Motorcycle Accident Statistics

Motorcycle Accident Statistics

According to www.webbikeworld.com, the National Highway Traffic Safety Administration conducted a study on motorcycle accidents and safety. The following is a summary of the study:

The study states that single vehicle motorcycle crashes account for about 45 percent of all motorcyclist fatalities. More than 38,000 motorcyclists have died in single vehicle motorcycle crashes between 1975 and 1999.

According to the report, from 1990 through 1999, there were a total of 11,038 fatal single vehicle motorcycle crashes. During that same time period, there were an estimated 294,000 non-fatal single vehicle motorcycle crashes. Of these, an estimated 39,000 involved property damage only and 255,000 involved injuries.

Motorcyclist fatalities in single vehicle motorcycle crashes decreased each year from 1990 to 1996, reaching a historic low of 937 in 1996 and again in 1997. In 1998, the fatalities increased to 1,042 (11.2 percent increase); in 1998 and in 1999 they increased to 1,140 (9.4 percent). The overall increase in motorcyclist fatalities from 1997 to 1999 was 203 (21.7 percent).

The University of Southern California’s study on motorcycle accident produced some interesting results. These results were posted on motorcyle-accidents.com are good to know in order to help improve motorcycle safety. Here are some of the results:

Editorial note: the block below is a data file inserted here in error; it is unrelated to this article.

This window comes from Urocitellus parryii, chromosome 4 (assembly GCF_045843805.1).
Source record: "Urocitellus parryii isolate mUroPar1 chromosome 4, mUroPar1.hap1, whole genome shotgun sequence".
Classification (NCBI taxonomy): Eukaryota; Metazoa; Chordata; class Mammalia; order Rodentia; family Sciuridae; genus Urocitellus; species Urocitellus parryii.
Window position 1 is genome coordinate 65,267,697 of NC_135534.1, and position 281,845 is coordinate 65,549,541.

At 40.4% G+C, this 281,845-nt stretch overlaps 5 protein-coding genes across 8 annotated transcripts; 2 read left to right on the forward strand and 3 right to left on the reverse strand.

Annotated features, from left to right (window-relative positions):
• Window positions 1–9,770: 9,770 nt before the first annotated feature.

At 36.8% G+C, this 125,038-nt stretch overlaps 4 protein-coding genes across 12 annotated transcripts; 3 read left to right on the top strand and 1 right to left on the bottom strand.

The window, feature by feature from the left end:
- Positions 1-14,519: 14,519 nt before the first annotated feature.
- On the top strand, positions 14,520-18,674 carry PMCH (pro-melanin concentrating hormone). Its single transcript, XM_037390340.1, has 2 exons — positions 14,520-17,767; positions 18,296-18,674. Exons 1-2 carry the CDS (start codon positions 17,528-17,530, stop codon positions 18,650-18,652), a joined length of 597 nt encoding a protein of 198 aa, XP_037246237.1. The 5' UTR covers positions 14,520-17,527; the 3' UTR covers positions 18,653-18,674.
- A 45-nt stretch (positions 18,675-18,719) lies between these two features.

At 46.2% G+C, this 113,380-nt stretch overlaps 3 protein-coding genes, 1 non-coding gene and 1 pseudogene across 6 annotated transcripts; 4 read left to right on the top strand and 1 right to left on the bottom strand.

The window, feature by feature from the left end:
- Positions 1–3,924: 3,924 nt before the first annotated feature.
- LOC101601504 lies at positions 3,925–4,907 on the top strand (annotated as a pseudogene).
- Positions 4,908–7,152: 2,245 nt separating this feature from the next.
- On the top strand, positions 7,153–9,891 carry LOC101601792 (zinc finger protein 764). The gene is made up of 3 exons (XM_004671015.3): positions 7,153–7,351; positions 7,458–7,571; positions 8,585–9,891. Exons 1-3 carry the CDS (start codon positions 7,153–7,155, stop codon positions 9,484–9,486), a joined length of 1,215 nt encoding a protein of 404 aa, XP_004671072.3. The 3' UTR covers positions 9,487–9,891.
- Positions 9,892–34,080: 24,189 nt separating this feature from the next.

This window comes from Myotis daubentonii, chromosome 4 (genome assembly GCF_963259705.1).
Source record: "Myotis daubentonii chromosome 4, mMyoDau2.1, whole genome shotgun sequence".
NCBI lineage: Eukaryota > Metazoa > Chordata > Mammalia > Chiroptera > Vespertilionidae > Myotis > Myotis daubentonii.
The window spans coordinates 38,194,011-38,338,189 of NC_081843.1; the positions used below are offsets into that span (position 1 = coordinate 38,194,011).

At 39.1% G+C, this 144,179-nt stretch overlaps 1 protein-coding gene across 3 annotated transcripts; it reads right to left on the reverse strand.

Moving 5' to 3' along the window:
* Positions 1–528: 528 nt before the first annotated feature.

Voluntary safety helmet use by those accident-involved motorcycle riders was lowest for untrained, uneducated, young motorcycle riders on hot days and short trips.

The most deadly injuries to the accident victims were injuries to the chest and head.

The use of the safety helmet is the single critical factor in the prevention of reduction of head injury; the safety helmet which complies with FMVSS 218 is a significantly effective injury countermeasure.

Safety helmet use caused no attenuation of critical traffic sounds, no limitation of pre crash visual field, and no fatigue or loss of attention; no element of accident causation was related to helmet use.

FMVSS 218 provides a high level of protection in traffic accidents, and needs modification only to increase coverage at the back of the head and demonstrate impact protection of the front of full facial coverage helmets, and insure all adult sizes for traffic use are covered by the standard.